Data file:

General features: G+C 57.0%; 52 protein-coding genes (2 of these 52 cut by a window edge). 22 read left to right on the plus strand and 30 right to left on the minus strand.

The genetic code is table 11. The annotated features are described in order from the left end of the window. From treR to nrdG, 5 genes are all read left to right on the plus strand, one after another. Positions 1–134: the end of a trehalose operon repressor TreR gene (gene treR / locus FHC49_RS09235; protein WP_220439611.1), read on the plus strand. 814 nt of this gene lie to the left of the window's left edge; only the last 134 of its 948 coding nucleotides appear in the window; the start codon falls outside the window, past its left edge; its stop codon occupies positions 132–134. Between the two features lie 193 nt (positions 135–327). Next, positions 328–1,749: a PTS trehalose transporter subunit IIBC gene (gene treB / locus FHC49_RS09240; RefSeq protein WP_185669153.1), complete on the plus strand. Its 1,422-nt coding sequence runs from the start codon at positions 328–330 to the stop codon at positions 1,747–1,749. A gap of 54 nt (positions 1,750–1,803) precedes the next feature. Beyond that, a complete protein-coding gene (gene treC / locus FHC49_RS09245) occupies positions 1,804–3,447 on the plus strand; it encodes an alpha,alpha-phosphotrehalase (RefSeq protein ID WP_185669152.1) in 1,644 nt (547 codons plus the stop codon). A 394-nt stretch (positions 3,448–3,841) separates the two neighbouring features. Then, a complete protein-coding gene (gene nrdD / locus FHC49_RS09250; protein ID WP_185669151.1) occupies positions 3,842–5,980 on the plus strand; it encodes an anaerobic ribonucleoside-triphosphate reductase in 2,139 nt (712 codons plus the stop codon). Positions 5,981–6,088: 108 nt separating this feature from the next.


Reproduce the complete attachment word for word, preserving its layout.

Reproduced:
General features: G+C 57.0%; 52 protein-coding genes (2 of these 52 cut by a window edge). 22 read left to right on the plus strand and 30 right to left on the minus strand.

The genetic code is table 11. The annotated features are described in order from the left end of the window. From treR to nrdG, 5 genes are all read left to right on the plus strand, one after another. Positions 1–134: the end of a trehalose operon repressor TreR gene (gene treR / locus FHC49_RS09235; protein WP_220439611.1), read on the plus strand. 814 nt of this gene lie to the left of the window's left edge; only the last 134 of its 948 coding nucleotides appear in the window; the start codon falls outside the window, past its left edge; its stop codon occupies positions 132–134. Between the two features lie 193 nt (positions 135–327). Next, positions 328–1,749: a PTS trehalose transporter subunit IIBC gene (gene treB / locus FHC49_RS09240; RefSeq protein WP_185669153.1), complete on the plus strand. Its 1,422-nt coding sequence runs from the start codon at positions 328–330 to the stop codon at positions 1,747–1,749. A gap of 54 nt (positions 1,750–1,803) precedes the next feature. Beyond that, a complete protein-coding gene (gene treC / locus FHC49_RS09245) occupies positions 1,804–3,447 on the plus strand; it encodes an alpha,alpha-phosphotrehalase (RefSeq protein ID WP_185669152.1) in 1,644 nt (547 codons plus the stop codon). A 394-nt stretch (positions 3,448–3,841) separates the two neighbouring features. Then, a complete protein-coding gene (gene nrdD / locus FHC49_RS09250; protein ID WP_185669151.1) occupies positions 3,842–5,980 on the plus strand; it encodes an anaerobic ribonucleoside-triphosphate reductase in 2,139 nt (712 codons plus the stop codon). Positions 5,981–6,088: 108 nt separating this feature from the next.